6. ^ Khalid O, Baniwal SK, Purcell DJ, Leclerc N, Gabet Y, Stallcup MR, Coetzee GA, Frenkel B (December 2008). "Modulation of Runx2 activity by estrogen receptor-alpha: implications for osteoporosis and breast cancer". Endocrinology 149 (12): 5984–95. doi:10.1210/en.2008-0680. PMC 2613062. PMID 18755791. 
  7. ^ a b Hess J, Porte D, Munz C, Angel P (June 2001). "AP-1 and Cbfa/runt physically interact and regulate parathyroid hormone-dependent MMP13 expression in osteoblasts through a new osteoblast-specific element 2/AP-1 composite element". J. Biol. Chem. 276 (23): 20029–38. doi:10.1074/jbc.M010601200. PMID 11274169. 
  8. ^ a b D'Alonzo RC, Selvamurugan N, Karsenty G, Partridge NC (January 2002). "Physical interaction of the activator protein-1 factors c-Fos and c-Jun with Cbfa1 for collagenase-3 promoter activation". J. Biol. Chem. 277 (1): 816–22. doi:10.1074/jbc.M107082200. PMID 11641401. 
  9. ^ Schroeder TM, Kahler RA, Li X, Westendorf JJ (October 2004). "Histone deacetylase 3 interacts with runx2 to repress the osteocalcin promoter and regulate osteoblast differentiation". J. Biol. Chem. 279 (40): 41998–2007. doi:10.1074/jbc.M403702200. PMID 15292260. 
  10. ^ Pelletier N, Champagne N, Stifani S, Yang XJ (April 2002). "MOZ and MORF histone acetyltransferases interact with the Runt-domain transcription factor Runx2". Oncogene 21 (17): 2729–40. doi:10.1038/sj.onc.1205367. PMID 11965546. 
  11. ^ a b Zhang YW, Yasui N, Ito K, Huang G, Fujii M, Hanai J, Nogami H, Ochi T, Miyazono K, Ito Y (September 2000). "A RUNX2/PEBP2alpha A/CBFA1 mutation displaying impaired transactivation and Smad interaction in cleidocranial dysplasia". Proc. Natl. Acad. Sci. U.S.A. 97 (19): 10549–54. doi:10.1073/pnas.180309597. PMC 27062. PMID 10962029. 
  12. ^ a b Hanai J, Chen LF, Kanno T, Ohtani-Fujita N, Kim WY, Guo WH, Imamura T, Ishidou Y, Fukuchi M, Shi MJ, Stavnezer J, Kawabata M, Miyazono K, Ito Y (October 1999). "Interaction and functional cooperation of PEBP2/CBF with Smads. Synergistic induction of the immunoglobulin germline Calpha promoter". J. Biol. Chem. 274 (44): 31577–82. doi:10.1074/jbc.274.44.31577. PMID 10531362.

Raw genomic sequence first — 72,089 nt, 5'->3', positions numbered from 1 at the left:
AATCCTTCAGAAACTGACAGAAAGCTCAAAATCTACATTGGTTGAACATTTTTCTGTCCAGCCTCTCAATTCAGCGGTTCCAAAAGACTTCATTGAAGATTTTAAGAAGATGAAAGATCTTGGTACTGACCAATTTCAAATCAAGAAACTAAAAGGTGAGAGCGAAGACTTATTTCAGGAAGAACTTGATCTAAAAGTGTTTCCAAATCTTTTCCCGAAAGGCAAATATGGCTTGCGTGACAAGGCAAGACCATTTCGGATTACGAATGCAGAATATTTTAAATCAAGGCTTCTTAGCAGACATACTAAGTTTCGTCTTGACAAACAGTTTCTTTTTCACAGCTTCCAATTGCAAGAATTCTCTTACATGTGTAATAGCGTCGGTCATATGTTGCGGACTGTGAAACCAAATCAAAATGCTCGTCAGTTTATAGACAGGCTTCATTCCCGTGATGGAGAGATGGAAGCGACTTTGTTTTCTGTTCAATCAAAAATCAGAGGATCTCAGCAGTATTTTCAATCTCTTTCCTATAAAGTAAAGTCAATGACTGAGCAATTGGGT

13. ^ Li X, Huang M, Zheng H, Wang Y, Ren F, Shang Y, Zhai Y, Irwin DM, Shi Y, Chen D, Chang Z (June 2008). "CHIP promotes Runx2 degradation and negatively regulates osteoblast differentiation". J. Cell Biol. 181 (6): 959–72. doi:10.1083/jcb.200711044. PMC 2426947. PMID 18541707. 
  14. ^ Li Z, Hassan MQ, Volinia S, van Wijnen AJ, Stein JL, Croce CM, Lian JB, Stein GS (September 2008). "A microRNA signature for a BMP2-induced osteoblast lineage commitment program". Proc. Natl. Acad. Sci. U.S.A. 105 (37): 13906–11. doi:10.1073/pnas.0804438105. PMC 2544552. PMID 18784367. 

Further reading[edit]

  • Otto F, Kanegane H, Mundlos S (2002). "Mutations in the RUNX2 gene in patients with cleidocranial dysplasia.". Hum. Mutat. 19 (3): 209–16. doi:10.1002/humu.10043. PMID 11857736. 
  • Komori T (2002). "[Cbfa1/Runx2, an essential transcription factor for the regulation of osteoblast differentiation]". Nippon Rinsho. 60 Suppl 3: 91–7. PMID 11979975. 
  • Stock M, Otto F (2005). "Control of RUNX2 isoform expression: the role of promoters and enhancers.". J. Cell. Biochem. 95 (3): 506–17. doi:10.1002/jcb.20471. PMID 15838892. 
  • Blyth K, Cameron ER, Neil JC (2005). "The RUNX genes: gain or loss of function in cancer.". Nat. Rev. Cancer 5 (5): 376–87. doi:10.1038/nrc1607. PMID 15864279. 
  • Schroeder TM, Jensen ED, Westendorf JJ (2005). "Runx2: a master organizer of gene transcription in developing and maturing osteoblasts.". Birth Defects Res. C Embryo Today 75 (3): 213–25. doi:10.1002/bdrc.20043. PMID 16187316. 
  • Frenkel B, Hong A, Baniwal SK, Coetzee GA, Ohlsson C, Khalid O, Gabet Y (August 2010). "Regulation of adult bone turnover by sex steroids". J. Cell. Physiol. 224 (2): 305–10. doi:10.1002/jcp.22159. PMID 20432458. 

External links[edit]